Water: The Blue Planet


We live in a world of blue – so much so, that our planet is often referred to as the blue planet.


Water encapsulates our world in many different aspects; oceans surround us, rivers meander through the landscape, and icebergs form dramatic shapes in our polar regions. Rain creates new life and sustains our existence. Without water, life would not exist. The importance of this liquid substance is vital to all life here on earth. Our everyday lives are driven by its existence.


The ocean fascinated and inspired me throughout my life. Living on an island (UK) the coast is never too far away to travel, or too far away from my thoughts. Childhood memories of summer days on the coast remain in my memory. Those who live there always have memories of the coast, both distant and present. Our connection with the sea evokes a sense of well-being, intrigue, and sometimes, even fear.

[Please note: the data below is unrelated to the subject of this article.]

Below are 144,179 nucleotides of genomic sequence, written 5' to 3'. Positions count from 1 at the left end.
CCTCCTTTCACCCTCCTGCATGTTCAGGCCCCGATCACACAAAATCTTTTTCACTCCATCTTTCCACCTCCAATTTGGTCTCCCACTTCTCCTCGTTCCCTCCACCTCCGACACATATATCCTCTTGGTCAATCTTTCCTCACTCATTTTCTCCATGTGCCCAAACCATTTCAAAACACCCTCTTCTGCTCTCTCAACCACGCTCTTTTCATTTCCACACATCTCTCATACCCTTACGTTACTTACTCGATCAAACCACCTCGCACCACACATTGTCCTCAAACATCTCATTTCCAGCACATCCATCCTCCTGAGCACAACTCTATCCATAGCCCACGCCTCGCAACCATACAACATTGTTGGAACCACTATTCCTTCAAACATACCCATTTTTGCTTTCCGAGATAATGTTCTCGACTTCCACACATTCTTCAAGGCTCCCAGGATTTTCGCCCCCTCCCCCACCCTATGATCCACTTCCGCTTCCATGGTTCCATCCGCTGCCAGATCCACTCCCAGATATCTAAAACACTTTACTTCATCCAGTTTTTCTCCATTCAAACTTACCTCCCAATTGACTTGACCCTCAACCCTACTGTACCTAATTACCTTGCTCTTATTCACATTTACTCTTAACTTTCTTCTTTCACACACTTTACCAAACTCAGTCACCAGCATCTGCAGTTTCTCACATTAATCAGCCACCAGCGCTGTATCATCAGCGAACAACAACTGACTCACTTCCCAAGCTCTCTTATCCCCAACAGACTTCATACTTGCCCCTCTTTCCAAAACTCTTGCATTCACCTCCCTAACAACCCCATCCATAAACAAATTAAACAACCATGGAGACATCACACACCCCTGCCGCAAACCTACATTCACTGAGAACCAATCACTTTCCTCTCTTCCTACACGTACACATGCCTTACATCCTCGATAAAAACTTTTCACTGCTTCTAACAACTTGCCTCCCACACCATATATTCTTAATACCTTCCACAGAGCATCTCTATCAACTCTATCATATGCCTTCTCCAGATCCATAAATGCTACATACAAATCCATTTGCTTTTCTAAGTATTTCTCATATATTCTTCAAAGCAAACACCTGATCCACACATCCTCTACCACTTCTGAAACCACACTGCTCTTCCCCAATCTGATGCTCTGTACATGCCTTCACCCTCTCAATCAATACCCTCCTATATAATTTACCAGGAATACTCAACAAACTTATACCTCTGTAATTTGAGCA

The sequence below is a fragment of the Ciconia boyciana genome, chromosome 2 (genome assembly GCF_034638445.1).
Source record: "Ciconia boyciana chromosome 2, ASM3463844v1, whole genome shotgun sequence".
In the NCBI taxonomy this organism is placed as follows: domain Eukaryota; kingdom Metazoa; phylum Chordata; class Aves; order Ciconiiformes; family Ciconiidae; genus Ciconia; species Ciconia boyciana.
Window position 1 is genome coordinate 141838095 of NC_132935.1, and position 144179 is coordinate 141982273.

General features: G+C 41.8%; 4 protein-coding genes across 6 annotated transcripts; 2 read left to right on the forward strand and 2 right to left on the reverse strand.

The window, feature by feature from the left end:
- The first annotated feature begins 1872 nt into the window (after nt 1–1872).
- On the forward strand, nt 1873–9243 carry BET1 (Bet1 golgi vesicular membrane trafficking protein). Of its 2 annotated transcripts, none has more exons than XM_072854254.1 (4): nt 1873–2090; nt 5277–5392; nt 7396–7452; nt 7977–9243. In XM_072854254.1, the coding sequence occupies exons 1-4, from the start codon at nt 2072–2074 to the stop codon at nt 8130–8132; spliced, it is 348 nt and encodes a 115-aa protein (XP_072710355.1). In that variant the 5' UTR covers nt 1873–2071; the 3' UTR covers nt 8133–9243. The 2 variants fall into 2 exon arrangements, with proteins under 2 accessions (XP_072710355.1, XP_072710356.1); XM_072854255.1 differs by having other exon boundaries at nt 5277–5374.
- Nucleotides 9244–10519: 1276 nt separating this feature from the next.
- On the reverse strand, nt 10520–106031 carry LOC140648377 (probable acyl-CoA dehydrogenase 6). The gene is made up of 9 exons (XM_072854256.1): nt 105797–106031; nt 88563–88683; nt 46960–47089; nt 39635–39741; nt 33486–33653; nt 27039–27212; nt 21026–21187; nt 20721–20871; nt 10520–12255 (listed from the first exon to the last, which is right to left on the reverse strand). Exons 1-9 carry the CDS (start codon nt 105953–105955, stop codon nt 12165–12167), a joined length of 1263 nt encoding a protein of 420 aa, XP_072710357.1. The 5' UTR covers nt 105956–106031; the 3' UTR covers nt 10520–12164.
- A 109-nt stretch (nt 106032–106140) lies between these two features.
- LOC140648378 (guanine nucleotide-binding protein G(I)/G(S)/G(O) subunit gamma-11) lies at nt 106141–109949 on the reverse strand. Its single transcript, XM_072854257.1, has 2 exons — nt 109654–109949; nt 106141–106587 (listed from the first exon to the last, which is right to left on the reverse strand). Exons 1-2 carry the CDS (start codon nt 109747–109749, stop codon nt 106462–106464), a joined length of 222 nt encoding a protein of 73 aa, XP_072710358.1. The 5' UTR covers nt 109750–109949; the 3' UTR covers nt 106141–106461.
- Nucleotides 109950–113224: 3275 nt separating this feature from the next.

From a photographic point of view, I approach each photoshoot differently, depending on the conditions offered at the time of the shooting. The winter months offer drama and mood here in the Northern Hemisphere, while summer offers a more peaceful and tranquil scene. Each season offers the photographer creative opportunities for capturing that “special moment.” I’ve always found water inspirational to photograph – the shapes and textures are so appealing.